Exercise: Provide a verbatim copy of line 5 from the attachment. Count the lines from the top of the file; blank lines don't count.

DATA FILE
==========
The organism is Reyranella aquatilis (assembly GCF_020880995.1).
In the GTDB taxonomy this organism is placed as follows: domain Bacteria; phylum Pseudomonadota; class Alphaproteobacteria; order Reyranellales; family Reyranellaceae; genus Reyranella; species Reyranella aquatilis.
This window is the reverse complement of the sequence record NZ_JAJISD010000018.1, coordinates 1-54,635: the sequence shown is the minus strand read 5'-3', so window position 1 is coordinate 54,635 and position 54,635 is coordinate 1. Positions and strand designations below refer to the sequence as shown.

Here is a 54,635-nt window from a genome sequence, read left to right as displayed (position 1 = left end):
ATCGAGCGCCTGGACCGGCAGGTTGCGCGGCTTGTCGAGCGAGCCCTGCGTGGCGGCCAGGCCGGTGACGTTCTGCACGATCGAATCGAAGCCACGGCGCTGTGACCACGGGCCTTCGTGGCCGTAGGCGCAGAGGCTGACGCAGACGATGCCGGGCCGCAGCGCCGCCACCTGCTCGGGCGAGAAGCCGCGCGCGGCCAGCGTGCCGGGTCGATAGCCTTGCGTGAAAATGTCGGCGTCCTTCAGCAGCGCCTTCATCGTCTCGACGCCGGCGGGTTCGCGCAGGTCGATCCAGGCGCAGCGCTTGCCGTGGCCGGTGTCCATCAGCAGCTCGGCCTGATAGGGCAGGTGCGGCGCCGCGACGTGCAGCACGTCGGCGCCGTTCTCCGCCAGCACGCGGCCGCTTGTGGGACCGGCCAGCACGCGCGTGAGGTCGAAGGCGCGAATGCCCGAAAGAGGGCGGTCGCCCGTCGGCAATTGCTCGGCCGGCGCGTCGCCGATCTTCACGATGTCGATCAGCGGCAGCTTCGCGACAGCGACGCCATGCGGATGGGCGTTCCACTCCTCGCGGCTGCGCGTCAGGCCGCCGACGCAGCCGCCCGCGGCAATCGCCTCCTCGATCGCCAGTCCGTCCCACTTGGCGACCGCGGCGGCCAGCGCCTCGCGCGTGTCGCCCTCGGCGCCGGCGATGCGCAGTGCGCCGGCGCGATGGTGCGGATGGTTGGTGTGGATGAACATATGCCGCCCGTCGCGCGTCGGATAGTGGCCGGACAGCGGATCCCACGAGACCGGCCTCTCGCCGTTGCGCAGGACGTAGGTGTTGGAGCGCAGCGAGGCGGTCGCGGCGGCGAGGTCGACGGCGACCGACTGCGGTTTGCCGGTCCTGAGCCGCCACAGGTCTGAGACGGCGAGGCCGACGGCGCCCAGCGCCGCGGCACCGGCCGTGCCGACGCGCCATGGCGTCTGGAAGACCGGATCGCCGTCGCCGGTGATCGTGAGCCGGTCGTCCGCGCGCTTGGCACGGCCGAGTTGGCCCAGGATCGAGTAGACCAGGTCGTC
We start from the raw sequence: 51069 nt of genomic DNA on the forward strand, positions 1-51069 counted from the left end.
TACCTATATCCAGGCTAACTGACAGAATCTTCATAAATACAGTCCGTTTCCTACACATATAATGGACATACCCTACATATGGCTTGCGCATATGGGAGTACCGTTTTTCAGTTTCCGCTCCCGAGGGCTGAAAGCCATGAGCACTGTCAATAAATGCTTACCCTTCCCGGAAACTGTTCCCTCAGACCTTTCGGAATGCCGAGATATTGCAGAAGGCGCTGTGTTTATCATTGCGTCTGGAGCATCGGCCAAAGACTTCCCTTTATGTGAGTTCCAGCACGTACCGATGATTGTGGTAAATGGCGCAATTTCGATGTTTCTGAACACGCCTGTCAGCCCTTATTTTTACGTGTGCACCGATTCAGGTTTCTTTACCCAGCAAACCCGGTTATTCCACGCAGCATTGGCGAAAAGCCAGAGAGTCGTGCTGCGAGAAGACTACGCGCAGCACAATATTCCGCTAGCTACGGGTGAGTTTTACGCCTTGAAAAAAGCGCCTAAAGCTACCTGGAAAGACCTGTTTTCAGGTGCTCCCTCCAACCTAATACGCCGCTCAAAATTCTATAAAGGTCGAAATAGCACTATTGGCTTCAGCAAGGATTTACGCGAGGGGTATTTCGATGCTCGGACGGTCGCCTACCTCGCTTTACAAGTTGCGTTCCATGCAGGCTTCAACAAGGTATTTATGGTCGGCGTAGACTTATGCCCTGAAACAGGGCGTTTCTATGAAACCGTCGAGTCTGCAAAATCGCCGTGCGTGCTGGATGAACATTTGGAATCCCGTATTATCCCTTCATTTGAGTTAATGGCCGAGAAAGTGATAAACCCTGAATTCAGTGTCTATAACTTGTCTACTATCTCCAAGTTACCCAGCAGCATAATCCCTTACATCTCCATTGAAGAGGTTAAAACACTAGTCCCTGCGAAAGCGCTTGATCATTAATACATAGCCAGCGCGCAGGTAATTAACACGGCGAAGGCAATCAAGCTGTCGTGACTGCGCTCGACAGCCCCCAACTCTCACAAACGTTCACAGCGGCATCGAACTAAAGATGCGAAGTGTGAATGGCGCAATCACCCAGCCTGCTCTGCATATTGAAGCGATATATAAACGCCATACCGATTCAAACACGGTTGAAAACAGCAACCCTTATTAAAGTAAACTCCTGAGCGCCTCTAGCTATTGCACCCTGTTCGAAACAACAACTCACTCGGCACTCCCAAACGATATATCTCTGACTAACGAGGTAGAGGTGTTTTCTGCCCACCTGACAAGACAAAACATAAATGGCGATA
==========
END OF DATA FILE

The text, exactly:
ATCGAGCGCCTGGACCGGCAGGTTGCGCGGCTTGTCGAGCGAGCCCTGCGTGGCGGCCAGGCCGGTGACGTTCTGCACGATCGAATCGAAGCCACGGCGCTGTGACCACGGGCCTTCGTGGCCGTAGGCGCAGAGGCTGACGCAGACGATGCCGGGCCGCAGCGCCGCCACCTGCTCGGGCGAGAAGCCGCGCGCGGCCAGCGTGCCGGGTCGATAGCCTTGCGTGAAAATGTCGGCGTCCTTCAGCAGCGCCTTCATCGTCTCGACGCCGGCGGGTTCGCGCAGGTCGATCCAGGCGCAGCGCTTGCCGTGGCCGGTGTCCATCAGCAGCTCGGCCTGATAGGGCAGGTGCGGCGCCGCGACGTGCAGCACGTCGGCGCCGTTCTCCGCCAGCACGCGGCCGCTTGTGGGACCGGCCAGCACGCGCGTGAGGTCGAAGGCGCGAATGCCCGAAAGAGGGCGGTCGCCCGTCGGCAATTGCTCGGCCGGCGCGTCGCCGATCTTCACGATGTCGATCAGCGGCAGCTTCGCGACAGCGACGCCATGCGGATGGGCGTTCCACTCCTCGCGGCTGCGCGTCAGGCCGCCGACGCAGCCGCCCGCGGCAATCGCCTCCTCGATCGCCAGTCCGTCCCACTTGGCGACCGCGGCGGCCAGCGCCTCGCGCGTGTCGCCCTCGGCGCCGGCGATGCGCAGTGCGCCGGCGCGATGGTGCGGATGGTTGGTGTGGATGAACATATGCCGCCCGTCGCGCGTCGGATAGTGGCCGGACAGCGGATCCCACGAGACCGGCCTCTCGCCGTTGCGCAGGACGTAGGTGTTGGAGCGCAGCGAGGCGGTCGCGGCGGCGAGGTCGACGGCGACCGACTGCGGTTTGCCGGTCCTGAGCCGCCACAGGTCTGAGACGGCGAGGCCGACGGCGCCCAGCGCCGCGGCACCGGCCGTGCCGACGCGCCATGGCGTCTGGAAGACCGGATCGCCGTCGCCGGTGATCGTGAGCCGGTCGTCCGCGCGCTTGGCACGGCCGAGTTGGCCCAGGATCGAGTAGACCAGGTCGTC